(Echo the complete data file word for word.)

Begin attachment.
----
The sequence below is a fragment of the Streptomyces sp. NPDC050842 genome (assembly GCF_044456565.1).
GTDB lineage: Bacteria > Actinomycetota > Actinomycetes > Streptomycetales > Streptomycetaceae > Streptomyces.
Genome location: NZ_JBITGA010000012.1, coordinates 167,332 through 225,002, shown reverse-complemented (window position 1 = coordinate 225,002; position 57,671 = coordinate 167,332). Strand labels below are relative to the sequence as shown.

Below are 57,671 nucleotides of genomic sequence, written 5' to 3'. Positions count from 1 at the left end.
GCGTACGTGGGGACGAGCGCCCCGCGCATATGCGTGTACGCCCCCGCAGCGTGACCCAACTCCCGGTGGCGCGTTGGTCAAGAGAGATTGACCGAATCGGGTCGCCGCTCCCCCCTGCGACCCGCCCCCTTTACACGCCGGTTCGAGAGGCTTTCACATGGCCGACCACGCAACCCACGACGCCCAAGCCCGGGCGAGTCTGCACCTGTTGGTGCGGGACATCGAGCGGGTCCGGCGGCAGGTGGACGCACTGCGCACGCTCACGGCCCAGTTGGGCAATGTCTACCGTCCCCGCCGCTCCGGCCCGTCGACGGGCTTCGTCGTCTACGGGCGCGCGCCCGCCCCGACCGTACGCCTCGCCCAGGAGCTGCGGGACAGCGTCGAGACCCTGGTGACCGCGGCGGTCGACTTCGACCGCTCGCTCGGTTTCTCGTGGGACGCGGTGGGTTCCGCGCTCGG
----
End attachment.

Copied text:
The sequence below is a fragment of the Streptomyces sp. NPDC050842 genome (assembly GCF_044456565.1).
GTDB lineage: Bacteria > Actinomycetota > Actinomycetes > Streptomycetales > Streptomycetaceae > Streptomyces.
Genome location: NZ_JBITGA010000012.1, coordinates 167,332 through 225,002, shown reverse-complemented (window position 1 = coordinate 225,002; position 57,671 = coordinate 167,332). Strand labels below are relative to the sequence as shown.

Below are 57,671 nucleotides of genomic sequence, written 5' to 3'. Positions count from 1 at the left end.
GCGTACGTGGGGACGAGCGCCCCGCGCATATGCGTGTACGCCCCCGCAGCGTGACCCAACTCCCGGTGGCGCGTTGGTCAAGAGAGATTGACCGAATCGGGTCGCCGCTCCCCCCTGCGACCCGCCCCCTTTACACGCCGGTTCGAGAGGCTTTCACATGGCCGACCACGCAACCCACGACGCCCAAGCCCGGGCGAGTCTGCACCTGTTGGTGCGGGACATCGAGCGGGTCCGGCGGCAGGTGGACGCACTGCGCACGCTCACGGCCCAGTTGGGCAATGTCTACCGTCCCCGCCGCTCCGGCCCGTCGACGGGCTTCGTCGTCTACGGGCGCGCGCCCGCCCCGACCGTACGCCTCGCCCAGGAGCTGCGGGACAGCGTCGAGACCCTGGTGACCGCGGCGGTCGACTTCGACCGCTCGCTCGGTTTCTCGTGGGACGCGGTGGGTTCCGCGCTCGG